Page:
The Glenn Highway is a place where geology, culture, and scenery come together to create a majestic and rugged landscape that can be seen only in Alaska. Winters bring the fascinating Northern Lights among snowcapped mountains. In the spring, hawks, eagles, and falcons can be seen gliding over the Glenn Highway. Summers bring endless days of wildflowers and green forests along the Matanuska River Canyon that runs between the Chugach and Talkeetna Mountains, creating beautiful views all the way.
Among the mountains and the unforgettable seasons lives a distinct Alaskan culture that has been developing for centuries -- beginning with the native Alaskan culture that was altered so much with the arrival of Russian fur traders and, later, gold miners from the lower U.S. states. The history of Alaska and its cultures can be seen along the byway in museums and historic places.
Following are specifics on these historic places as well as interesting facts about the many archaeological, cultural, and natural sites you'll discover on the Glenn Highway.
Archaeological Qualities of Glenn Highway
Although pieces of archaeology can be found all over the ancient lands along the Glenn Highway, many of them are so delicate that few people know about them.
In Knik, south of Wasilla, archaeologists are uncovering a village and many artifacts. The Knik town site became a Euro-American trading and supply post in the late 1800s. Archaeologists have uncovered an old blacksmith shop, an assayer's house, and tools used for refining gold. As the town site is excavated, the discoveries and artifacts are put on display in the Knik Museum in Wasilla.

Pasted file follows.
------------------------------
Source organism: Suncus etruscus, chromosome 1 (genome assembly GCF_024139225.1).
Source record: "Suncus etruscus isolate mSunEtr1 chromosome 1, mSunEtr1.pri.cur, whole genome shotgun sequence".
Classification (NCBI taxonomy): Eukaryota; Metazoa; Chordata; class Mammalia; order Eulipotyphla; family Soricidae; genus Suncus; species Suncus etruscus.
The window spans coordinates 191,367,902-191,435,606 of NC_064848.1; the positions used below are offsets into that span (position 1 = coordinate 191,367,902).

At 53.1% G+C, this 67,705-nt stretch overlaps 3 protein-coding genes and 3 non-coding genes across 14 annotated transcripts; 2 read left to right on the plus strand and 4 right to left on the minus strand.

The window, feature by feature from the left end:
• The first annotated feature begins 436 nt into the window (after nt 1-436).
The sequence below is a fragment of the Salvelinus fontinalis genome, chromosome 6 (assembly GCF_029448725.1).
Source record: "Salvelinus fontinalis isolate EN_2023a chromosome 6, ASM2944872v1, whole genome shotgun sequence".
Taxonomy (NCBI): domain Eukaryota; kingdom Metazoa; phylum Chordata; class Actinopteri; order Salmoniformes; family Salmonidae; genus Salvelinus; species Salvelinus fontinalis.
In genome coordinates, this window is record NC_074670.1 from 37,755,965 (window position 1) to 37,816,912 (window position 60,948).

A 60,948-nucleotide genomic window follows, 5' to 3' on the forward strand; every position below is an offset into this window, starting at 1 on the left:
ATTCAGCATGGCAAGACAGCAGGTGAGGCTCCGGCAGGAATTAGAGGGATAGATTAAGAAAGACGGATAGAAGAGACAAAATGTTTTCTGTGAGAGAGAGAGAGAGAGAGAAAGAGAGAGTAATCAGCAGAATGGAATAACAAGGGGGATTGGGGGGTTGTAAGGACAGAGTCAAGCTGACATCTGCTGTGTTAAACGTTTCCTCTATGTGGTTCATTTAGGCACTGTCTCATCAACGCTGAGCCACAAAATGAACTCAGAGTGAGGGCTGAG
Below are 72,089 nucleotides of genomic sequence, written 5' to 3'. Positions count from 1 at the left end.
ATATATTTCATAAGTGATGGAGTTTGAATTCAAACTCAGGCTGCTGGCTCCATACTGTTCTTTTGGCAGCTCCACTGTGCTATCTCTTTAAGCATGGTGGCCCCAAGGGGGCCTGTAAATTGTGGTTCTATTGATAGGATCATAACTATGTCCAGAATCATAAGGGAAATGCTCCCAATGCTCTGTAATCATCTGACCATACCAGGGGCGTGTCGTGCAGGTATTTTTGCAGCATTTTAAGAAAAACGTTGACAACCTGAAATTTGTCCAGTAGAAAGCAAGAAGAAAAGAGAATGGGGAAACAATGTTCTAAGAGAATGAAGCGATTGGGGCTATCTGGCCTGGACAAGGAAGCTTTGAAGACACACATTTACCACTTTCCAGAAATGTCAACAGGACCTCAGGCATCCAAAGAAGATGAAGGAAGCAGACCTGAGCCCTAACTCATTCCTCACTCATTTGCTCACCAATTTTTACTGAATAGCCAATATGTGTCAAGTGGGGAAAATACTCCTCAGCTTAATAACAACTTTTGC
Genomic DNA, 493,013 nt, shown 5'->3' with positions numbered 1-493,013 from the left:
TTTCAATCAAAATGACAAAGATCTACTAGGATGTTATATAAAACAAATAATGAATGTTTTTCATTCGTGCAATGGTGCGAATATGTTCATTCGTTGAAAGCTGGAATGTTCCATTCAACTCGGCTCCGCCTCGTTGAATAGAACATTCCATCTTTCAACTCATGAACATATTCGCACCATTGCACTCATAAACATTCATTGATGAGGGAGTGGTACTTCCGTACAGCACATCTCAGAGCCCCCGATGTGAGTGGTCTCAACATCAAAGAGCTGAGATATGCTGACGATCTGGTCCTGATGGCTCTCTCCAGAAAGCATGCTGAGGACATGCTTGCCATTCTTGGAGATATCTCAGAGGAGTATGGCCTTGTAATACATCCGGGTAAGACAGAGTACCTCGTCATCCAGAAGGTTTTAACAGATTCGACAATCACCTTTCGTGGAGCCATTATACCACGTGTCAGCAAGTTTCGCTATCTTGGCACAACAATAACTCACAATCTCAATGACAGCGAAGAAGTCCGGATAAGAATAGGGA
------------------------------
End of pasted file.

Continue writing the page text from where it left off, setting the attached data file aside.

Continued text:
As you travel the Glenn Highway, you may also want to explore Anthracite Ridge near Sutton. The ridge was formed when a warmer climate existed on the lands that are now Alaska. Ginkgo trees and other warm vegetation were buried here to create the coal resources and the fossils that attract both miners and paleontologists. Bones from a dinosaur known as the hadrosaur were also found near the byway at Gunsight Mountain in the Talkeetna Mountains. The dinosaur has been affectionately dubbed "Lizzie."
Cultural Qualities of Glenn Highway
Cultures from all over the world have combined along the Glenn Highway. Museums, architecture, and historic districts celebrate the unique history of each culture. To discover the original cultures of Alaska, visit the Anchorage Museum of History and Art or the Alaska Native Heritage Center.
Native society was structured around the family unit. Families hunted together, and when fishing, hunting, or trapping was good, the entire family experienced prosperity. But survival in the Arctic was always a challenge. This way of life remained unchanged for many years, until a new culture emerged during the late 1700s.